From microscopes to dual-RNA sequencing in the host-parasite system of avian malaria
Lund University, Suède firstname.lastname@example.org
(Talk in English)
Avian malaria is a highly diverse host-parasite system including thousands of hosts and parasites distributed across the globe and have served as a model system for some of the most important discoveries in malaria research, ranging from the discovery of malaria vectors in 1908 to the development of vaccines in 1977. With the introduction of molecular screening-methods in the beginning of this century, avian malaria has been brought back to life as a model-system in the fields of ecology and evolution of host-parasite interaction. Over the last decade and a half the molecular data have been pouring in and changed our view of species limits, host-specificity, transmission areas and variation in virulence within the system. As the system allows for infection experiments we now have the opportunity to study the interactions between the hosts and the parasites under controlled settings, where dual-RNA sequencing makes it possible to identify and monitor the genetic responses simultaneously within the hosts and the parasites throughout single infection episodes.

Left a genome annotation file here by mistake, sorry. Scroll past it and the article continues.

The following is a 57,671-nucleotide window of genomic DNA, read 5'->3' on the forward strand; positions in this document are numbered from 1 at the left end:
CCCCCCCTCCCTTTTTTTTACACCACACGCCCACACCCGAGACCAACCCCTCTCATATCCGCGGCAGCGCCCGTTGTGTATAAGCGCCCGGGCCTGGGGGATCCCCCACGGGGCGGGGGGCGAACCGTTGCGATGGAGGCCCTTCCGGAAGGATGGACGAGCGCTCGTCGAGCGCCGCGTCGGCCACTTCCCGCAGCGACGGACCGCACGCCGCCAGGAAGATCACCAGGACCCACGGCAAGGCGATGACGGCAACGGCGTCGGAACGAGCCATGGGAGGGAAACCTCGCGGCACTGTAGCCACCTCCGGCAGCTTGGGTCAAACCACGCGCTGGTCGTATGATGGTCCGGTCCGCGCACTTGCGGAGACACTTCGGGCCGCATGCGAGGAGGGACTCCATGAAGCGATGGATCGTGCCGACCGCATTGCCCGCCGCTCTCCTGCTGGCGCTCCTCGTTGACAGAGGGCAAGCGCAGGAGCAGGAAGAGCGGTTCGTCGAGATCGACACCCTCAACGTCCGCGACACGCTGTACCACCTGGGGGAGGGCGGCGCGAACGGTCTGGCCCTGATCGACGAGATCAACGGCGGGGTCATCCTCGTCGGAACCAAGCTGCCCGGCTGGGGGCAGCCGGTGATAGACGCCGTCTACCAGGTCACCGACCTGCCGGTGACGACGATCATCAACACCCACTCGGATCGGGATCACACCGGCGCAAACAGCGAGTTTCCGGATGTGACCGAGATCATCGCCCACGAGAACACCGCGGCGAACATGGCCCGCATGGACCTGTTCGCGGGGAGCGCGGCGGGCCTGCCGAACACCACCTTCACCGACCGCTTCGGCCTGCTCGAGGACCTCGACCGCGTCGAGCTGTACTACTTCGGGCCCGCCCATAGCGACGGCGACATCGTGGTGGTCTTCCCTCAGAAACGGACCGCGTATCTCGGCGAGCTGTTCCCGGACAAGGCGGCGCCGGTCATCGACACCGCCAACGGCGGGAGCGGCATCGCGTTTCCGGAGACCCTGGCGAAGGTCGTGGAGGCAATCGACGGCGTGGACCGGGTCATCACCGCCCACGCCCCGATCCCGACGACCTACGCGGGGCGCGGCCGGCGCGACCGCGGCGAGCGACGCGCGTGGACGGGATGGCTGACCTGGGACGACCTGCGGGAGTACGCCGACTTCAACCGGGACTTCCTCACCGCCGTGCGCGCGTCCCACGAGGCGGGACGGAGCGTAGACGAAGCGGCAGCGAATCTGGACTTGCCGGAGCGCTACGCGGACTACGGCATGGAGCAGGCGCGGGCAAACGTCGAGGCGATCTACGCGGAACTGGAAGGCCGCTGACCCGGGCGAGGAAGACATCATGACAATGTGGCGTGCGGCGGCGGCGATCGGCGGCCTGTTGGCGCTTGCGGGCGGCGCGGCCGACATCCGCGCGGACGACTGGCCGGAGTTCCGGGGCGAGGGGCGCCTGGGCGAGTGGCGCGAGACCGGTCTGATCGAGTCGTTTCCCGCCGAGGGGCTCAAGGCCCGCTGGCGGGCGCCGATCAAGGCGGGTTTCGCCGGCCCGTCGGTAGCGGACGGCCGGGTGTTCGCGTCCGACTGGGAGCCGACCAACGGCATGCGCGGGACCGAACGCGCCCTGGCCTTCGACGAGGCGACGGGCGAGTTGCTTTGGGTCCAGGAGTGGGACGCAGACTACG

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- Hellgren et al. (2015) Global phylogeography of the avian malaria pathogen Plasmodium relictum based on MSP1 allelic diversity. Ecography 38: 842–850.